My own method of attacking this problem is as follows. At the end of the season, or before a period of non running, and while still in steam, I disconnect the water feed and replace with a temporary rubber tube feed into a jar of citric acid solution. The steam is turned on, but only enough to pull the water through the injector and out of the overflow, but not into the boiler. The mixture is caught at the overflow and re-used until the fluid is quite hot.
This will make sure the injectors’ sensitive bits will get their fair share of acid. This method is easier if the injector is of the lifting type.
The water delivery to the boiler should be treated with the same regard to pipes and passages as previously stated and added to this There must be sufficient annular clearance around the ball for full flow to take place, and the ball must be physically restricted from trying to enter the outlet port of the valve. If the ball can get into the boiler it will! I must point out at this time that off all the injector problems I have solved at least 90 percent have been the check valve. YOU IGNORE THIS AT YOUR PERIL.
A recent discovery is that model engineers are apparently being recommended to put a cage with a cutout around the ball in check valves, presumably to contain and guide the ball. The problem engine I was examining when this came to light. Stopped working above 90 lbs but I new full well it would work at its designed pressure of 125lbs. This cage/ball arrangement stopped the injector working properly by greatly restricting the flow of water through the check valve. A check valve used with an injector is a slow operating device and designed properly will require no assistance from such a cage and, as in this case, can even find it detrimental to its working.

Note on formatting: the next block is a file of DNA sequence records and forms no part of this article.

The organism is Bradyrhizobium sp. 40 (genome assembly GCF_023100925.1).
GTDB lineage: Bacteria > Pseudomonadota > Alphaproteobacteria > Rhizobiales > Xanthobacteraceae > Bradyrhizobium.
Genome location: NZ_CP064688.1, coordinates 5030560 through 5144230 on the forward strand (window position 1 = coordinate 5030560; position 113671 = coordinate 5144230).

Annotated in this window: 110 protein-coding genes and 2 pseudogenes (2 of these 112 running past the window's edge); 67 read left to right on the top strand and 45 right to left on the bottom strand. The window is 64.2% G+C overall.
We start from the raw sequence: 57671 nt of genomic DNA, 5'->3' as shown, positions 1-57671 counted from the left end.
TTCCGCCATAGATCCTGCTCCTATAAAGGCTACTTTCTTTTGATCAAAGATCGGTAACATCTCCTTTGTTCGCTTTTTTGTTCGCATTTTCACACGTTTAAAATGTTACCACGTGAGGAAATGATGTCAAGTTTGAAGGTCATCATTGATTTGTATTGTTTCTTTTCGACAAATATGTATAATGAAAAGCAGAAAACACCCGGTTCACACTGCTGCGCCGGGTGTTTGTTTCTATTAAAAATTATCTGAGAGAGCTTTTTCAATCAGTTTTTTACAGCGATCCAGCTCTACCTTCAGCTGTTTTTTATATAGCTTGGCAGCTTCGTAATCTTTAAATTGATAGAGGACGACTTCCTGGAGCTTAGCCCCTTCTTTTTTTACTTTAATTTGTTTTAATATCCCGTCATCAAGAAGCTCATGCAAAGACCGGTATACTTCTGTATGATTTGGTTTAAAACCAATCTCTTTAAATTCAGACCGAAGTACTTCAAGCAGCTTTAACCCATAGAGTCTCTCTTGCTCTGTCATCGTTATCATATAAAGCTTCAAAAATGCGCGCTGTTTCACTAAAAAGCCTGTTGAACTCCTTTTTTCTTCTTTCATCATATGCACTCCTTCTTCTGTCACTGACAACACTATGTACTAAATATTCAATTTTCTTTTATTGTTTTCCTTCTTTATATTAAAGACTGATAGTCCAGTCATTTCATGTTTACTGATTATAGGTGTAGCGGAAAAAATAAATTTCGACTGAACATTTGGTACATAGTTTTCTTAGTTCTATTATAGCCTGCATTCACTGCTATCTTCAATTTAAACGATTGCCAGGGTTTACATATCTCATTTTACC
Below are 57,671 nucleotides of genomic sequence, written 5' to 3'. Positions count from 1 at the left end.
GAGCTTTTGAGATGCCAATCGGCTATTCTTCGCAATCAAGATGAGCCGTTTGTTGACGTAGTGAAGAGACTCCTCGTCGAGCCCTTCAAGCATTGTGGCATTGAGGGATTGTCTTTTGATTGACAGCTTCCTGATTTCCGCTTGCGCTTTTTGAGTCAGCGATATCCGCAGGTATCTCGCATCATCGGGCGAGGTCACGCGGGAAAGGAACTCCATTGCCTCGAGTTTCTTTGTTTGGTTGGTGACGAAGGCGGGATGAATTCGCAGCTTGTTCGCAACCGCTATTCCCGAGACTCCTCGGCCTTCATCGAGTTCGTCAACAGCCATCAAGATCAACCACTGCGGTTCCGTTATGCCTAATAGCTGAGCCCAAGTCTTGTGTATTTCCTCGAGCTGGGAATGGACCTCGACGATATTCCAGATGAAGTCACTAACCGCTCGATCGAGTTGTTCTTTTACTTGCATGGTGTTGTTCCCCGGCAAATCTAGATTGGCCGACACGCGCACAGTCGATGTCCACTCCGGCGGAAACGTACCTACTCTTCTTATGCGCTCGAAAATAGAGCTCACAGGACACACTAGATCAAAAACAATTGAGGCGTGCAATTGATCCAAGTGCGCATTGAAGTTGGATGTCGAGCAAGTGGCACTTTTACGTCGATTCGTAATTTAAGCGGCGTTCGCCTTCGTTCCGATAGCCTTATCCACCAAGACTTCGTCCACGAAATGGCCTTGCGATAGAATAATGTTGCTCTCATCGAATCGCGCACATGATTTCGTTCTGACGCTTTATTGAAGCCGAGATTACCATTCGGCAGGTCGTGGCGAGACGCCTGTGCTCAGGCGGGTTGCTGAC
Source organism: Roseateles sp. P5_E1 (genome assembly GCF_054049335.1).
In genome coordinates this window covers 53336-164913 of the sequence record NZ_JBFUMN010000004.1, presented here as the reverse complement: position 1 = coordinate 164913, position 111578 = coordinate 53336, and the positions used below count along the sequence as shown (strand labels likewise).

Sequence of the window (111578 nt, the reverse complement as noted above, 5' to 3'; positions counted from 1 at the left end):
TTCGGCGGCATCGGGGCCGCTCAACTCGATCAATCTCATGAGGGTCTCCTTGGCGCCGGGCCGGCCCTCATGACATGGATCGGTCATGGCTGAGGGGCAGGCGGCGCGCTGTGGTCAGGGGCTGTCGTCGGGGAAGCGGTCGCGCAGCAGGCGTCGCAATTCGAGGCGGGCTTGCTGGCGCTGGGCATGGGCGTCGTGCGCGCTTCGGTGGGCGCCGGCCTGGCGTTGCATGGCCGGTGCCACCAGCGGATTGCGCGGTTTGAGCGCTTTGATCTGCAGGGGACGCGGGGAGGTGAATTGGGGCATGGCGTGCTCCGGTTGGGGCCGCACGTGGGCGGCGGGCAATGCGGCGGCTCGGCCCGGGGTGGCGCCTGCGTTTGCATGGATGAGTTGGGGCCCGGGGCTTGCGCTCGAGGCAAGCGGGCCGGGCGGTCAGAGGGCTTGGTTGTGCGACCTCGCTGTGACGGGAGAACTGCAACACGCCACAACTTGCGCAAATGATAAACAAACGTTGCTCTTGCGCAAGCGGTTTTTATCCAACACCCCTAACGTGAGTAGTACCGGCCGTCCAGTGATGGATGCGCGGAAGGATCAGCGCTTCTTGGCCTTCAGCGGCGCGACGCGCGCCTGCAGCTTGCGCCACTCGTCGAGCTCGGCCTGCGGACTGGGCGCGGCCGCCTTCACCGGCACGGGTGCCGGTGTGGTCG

I would think twice about being tempted to use rubber balls in boiler check valves (or anywhere else). I well remember digging the remains of three rubber balls from the inlet pipe to a Dutch check valve that had an ‘injector that did not work’. After fitting a stainless steel one the injector worked fine. The amazing thing was that the user, at no time questioned where they were disappearing to but simply put in a new rubber ball!!!!!
Think carefully about the pressure the injector should be working at and the accuracy of your pressure gauge. I had a problem once with an injector that wouldn’t work and after testing the engine pressure gauge found the boiler was working in fact at165lbs instead of 100lbs as shown by the gauge. After the appropriate treatment to the safety valves the injector worked fine and the owner was able to exercise a much better control over the regulator. It sure is a funny old world.
If you have everything needed in place you should have an injector that will work bone dry at the overflow at designed working pressure, steam or water on first, will exhibit a decent dry working range, will be self starting with the steam and water valves full open, until the falling boiler steam pressure requires trimming of the water valve to compensate, It should even be possible to start and run the injector at a ridiculously low pressures by reducing the water input. Think in terms of chasing the dribble with the water valve.
The injector, filter, and water feed pipes will require cleaning from time to time especially in hard water areas and this is done in citric acid at between 25gms (1oz) and 50gms (2ozs) per litre (2pints) water. Do not simply drop in and leave, but remove and clear liquid from inside the injector and replace in the acid from time to time in order to replenish the exhausted acid from the interior. Citric acid is kinder to the metal than some of the others. I have examined injectors after being naively put into some quite ferocious (some fizzy drinks fall into this category) brews and the result is not a pretty sight.
If success still eludes you, now is the time to contact your supplier.